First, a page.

What Marketing Can Teach Us About Time Management

If you’ve worked in marketing during the last few years, you’ve no doubt heard these buzzwords: data, automation, vanity metrics, planning.

As a marketer-turned-productivity-professional, I’ve quickly realized these principles directly correlate to many time management habits and skills.

Here’s what I mean:

Track your time.

As a marketer, every decision should be informed by data, right? The same holds true for your time management. For example, how much time do you spend on your smartphone every day?

Guesstimating in marketing will get you in trouble, so why do it in time management as well? Use an app like Moment (sorry, iOS only) to measure your smartphone usage, including the amount of time you use each app.

Even if the data doesn’t surprise you, it will help you make better decisions about how to spend your time.

Don’t fall for vanity metrics.

As data-driven marketers, it’s easy to become mesmerized by vanity metrics — data that doesn’t make a tangible impact on our goals. In time management, this illusion is known as mistaking motion for progress. Or, as my dad says, getting caught up in the thick of thin things.

I used to think that working 10-to-12 hours a day meant I was being productive. Eventually I learned (the hard way) that a long, hard workday doesn’t necessarily indicate meaningful progress. As with most anything in life, it’s not the quantity of your tasks and activities in a workday, but the quality of them.

To steer your productivity ship closer to the port of quality, use the Eisenhower Matrix to make virtually every decision easier and more profound. At the same time, focus on Deep Work, an environment of distraction-free concentration, so you can produce better work in less time.

The Eisenhower Matrix

Automate good habits.

Automation is to marketing as carbon is to oxygen, and time management is no different. In fact, the easiest way to guarantee good time management habits stick is to automate them. That is, to make a single decision, or take a single action, today that will lock in success tomorrow, the next day, et cetera.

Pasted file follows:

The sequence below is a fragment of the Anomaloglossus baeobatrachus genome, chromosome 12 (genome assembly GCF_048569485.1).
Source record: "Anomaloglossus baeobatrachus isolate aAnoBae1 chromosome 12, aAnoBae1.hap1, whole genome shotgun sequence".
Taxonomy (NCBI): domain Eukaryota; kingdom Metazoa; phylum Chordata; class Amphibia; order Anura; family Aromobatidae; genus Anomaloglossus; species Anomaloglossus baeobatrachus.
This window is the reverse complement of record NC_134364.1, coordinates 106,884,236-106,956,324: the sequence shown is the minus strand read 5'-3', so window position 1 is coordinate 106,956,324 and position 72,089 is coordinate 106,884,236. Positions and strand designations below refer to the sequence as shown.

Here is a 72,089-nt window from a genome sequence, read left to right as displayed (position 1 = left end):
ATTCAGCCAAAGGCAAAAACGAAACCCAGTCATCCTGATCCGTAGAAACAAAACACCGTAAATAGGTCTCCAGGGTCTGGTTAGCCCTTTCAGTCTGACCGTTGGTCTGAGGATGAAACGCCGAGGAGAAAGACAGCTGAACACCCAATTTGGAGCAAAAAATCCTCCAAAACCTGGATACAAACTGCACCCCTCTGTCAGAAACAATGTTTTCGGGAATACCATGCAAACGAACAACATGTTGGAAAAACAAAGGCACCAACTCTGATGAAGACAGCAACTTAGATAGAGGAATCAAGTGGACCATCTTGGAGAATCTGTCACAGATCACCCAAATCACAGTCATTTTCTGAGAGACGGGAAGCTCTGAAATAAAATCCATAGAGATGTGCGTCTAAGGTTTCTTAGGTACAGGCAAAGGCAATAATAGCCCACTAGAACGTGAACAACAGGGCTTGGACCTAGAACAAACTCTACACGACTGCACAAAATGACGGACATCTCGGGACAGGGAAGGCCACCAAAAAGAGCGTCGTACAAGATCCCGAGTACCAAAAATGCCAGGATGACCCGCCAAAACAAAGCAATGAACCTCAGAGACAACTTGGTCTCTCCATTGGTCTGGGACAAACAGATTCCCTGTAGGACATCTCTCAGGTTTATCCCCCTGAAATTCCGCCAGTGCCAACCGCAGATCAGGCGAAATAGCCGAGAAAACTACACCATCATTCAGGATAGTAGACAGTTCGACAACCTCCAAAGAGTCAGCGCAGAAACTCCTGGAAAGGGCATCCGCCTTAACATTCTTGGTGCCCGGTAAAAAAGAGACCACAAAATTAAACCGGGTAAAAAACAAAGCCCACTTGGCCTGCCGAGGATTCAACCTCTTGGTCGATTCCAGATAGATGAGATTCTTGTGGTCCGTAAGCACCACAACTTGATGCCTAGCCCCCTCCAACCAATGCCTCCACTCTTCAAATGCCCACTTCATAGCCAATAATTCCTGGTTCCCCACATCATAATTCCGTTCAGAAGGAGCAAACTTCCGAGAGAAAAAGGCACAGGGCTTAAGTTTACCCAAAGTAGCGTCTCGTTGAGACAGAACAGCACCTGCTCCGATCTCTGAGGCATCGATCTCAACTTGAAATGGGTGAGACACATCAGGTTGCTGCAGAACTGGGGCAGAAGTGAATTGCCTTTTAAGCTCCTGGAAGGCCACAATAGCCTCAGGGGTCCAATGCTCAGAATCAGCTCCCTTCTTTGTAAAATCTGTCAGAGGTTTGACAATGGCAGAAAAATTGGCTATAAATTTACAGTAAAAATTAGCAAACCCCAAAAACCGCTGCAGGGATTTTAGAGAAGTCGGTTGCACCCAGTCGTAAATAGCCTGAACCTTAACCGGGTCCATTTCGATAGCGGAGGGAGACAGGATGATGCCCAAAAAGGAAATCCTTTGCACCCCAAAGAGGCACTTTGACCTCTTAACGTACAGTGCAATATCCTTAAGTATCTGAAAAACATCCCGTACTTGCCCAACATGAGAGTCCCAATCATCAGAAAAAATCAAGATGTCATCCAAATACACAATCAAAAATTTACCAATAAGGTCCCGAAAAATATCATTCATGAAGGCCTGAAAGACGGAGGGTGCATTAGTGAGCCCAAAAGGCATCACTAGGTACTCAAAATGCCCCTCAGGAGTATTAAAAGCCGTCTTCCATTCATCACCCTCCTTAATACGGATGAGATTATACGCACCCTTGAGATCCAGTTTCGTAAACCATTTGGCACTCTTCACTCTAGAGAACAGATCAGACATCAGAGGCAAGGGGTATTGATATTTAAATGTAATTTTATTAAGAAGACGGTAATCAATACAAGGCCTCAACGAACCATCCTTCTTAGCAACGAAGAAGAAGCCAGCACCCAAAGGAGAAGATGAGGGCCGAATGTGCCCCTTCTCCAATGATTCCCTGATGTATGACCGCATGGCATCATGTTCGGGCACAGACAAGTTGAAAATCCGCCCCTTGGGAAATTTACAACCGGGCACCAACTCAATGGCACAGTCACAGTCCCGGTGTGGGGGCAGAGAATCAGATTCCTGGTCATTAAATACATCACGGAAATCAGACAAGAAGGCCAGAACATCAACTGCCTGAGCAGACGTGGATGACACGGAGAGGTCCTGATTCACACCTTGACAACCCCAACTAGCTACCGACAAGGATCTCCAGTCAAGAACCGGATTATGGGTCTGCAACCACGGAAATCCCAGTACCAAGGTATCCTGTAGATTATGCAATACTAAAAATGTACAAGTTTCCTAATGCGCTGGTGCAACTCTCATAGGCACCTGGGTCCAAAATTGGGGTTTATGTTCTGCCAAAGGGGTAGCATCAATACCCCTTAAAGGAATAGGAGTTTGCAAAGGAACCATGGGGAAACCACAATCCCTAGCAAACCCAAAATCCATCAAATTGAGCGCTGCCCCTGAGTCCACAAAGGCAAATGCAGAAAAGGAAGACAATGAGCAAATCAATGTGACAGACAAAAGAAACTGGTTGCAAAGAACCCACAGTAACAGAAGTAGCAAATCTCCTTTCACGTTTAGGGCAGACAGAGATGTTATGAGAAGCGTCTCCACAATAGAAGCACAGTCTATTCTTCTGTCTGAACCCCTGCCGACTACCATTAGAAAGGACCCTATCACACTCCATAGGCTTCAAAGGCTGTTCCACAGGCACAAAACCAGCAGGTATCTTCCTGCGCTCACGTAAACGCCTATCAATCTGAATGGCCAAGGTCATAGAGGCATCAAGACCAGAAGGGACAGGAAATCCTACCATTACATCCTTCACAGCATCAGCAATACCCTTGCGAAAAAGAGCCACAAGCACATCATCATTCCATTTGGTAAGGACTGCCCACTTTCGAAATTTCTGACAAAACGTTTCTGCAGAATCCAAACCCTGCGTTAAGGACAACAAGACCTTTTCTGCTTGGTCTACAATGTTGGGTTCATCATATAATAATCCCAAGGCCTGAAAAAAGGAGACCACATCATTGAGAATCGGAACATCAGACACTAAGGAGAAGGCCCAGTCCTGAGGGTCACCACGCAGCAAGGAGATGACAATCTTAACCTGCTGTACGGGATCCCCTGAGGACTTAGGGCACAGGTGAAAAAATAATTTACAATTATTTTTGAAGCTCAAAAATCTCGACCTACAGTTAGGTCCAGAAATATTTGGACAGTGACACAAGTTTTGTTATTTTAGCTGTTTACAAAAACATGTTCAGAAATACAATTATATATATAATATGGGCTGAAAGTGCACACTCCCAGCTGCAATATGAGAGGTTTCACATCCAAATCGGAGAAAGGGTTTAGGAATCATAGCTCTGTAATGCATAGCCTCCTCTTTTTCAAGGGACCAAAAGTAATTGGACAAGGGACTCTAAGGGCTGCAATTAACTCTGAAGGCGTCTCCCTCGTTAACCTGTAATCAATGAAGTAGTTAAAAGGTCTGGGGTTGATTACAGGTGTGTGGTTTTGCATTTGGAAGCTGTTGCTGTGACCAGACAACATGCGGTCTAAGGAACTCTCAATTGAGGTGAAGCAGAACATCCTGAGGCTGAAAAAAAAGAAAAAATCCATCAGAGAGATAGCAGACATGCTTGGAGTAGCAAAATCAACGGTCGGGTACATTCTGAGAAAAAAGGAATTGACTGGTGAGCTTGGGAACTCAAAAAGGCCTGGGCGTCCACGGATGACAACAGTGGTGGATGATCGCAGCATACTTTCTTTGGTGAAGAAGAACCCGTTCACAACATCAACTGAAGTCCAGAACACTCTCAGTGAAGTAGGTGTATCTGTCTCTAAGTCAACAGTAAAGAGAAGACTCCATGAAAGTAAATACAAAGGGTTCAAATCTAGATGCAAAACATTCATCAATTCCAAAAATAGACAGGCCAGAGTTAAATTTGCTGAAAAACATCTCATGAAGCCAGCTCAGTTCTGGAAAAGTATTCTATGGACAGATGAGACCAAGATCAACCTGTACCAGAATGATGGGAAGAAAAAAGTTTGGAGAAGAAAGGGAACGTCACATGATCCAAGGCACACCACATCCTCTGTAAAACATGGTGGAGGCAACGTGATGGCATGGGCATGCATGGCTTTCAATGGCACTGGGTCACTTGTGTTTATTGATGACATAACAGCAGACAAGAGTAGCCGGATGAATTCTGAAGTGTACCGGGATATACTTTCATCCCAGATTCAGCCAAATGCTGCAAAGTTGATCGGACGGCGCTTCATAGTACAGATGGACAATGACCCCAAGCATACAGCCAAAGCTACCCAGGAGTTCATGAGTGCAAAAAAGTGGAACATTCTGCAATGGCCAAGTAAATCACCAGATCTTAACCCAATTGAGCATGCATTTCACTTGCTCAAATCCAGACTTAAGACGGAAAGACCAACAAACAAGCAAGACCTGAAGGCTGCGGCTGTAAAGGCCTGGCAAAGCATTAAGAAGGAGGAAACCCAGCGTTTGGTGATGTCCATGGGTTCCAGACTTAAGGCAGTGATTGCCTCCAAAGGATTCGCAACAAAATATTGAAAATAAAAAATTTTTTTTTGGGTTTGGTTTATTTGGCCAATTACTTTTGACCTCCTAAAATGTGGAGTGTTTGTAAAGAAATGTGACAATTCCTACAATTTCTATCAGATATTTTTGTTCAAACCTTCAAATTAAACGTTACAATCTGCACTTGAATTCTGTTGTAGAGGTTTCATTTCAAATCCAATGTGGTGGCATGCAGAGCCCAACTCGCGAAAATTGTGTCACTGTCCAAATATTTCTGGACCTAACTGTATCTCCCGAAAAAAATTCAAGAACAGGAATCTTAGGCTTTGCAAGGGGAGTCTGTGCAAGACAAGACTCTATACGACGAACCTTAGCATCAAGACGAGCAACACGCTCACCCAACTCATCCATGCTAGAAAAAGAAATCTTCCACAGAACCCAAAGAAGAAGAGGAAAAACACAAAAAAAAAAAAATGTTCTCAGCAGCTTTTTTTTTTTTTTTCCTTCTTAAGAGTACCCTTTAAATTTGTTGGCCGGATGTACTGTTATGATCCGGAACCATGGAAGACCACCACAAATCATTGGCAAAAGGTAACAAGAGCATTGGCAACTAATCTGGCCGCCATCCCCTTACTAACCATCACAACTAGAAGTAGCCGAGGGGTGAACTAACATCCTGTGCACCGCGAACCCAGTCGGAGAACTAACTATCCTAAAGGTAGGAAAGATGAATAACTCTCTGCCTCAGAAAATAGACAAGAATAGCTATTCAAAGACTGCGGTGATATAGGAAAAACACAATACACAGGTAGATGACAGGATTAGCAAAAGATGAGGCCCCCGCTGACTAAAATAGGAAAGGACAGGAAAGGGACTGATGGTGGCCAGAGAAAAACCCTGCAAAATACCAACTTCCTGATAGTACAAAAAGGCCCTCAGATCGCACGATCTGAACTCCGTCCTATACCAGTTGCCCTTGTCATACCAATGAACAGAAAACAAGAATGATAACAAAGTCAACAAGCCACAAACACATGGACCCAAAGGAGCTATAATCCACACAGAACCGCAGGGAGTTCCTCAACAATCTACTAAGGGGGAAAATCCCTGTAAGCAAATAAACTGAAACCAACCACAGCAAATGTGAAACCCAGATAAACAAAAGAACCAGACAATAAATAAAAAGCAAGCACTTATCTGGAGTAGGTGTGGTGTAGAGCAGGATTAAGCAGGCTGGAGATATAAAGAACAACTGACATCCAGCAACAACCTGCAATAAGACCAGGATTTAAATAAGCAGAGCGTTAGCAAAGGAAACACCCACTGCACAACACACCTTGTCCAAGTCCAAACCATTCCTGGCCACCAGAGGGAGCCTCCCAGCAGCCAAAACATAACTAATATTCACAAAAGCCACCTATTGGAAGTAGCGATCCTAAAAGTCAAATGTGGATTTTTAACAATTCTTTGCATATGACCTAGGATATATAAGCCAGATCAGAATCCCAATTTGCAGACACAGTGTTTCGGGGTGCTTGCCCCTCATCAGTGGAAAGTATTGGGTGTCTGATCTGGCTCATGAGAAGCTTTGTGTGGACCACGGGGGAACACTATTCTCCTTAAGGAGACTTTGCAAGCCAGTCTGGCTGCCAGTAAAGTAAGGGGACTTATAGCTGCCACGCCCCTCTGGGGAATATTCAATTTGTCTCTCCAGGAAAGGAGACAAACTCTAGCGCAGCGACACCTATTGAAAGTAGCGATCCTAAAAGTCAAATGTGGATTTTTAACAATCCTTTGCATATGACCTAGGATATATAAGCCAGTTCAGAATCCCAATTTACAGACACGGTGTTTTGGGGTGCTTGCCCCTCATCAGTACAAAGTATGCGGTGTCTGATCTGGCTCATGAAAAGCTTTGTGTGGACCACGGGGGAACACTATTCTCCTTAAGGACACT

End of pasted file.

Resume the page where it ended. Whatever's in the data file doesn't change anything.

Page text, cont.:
For example, Nir Eyal, the author of Hooked: How to Build Habit-Forming Products, plugs his router into a power strip equipped with a timer, and sets the strip to automatically turn off at 10 o’clock every evening, to ensure he stops using the Internet by this time every day. In doing so, Nir goes to sleep earlier, wakes up earlier, and the cycle repeats itself time and again.

Other examples of using technology to create good time management habits include:

Planning will make for better days.

Every modern-day marketer knows content calendars make for better content. You know, content that gets published at the right time, through the right channels, to the right audience. Yada, yada, yada.

In time management, a daily calendar (formally known as Vertical Planning) makes for better days — days in which you get to do everything you want to do, not just everything you need to do.

Vertical Planning is the practice of architecting each day, hour-by-hour, with hard (but agile) deadlines for when you’ll finish each task or activity, and when you’ll move on to the next.

Think of your days the same way doctors think of theirs — with pre-defined start and stop times for each appointment. The only difference is, their appointments are with people, while yours are with tasks and activities.

In short, Vertical Planning is the single-greatest decision you can make to go from surviving (doing everything you need to do every day) to thriving (doing everything you want to do every day).

Josh Hoffman is the founder of Hack My Time, where he helps people do better work (and more of it) in less time.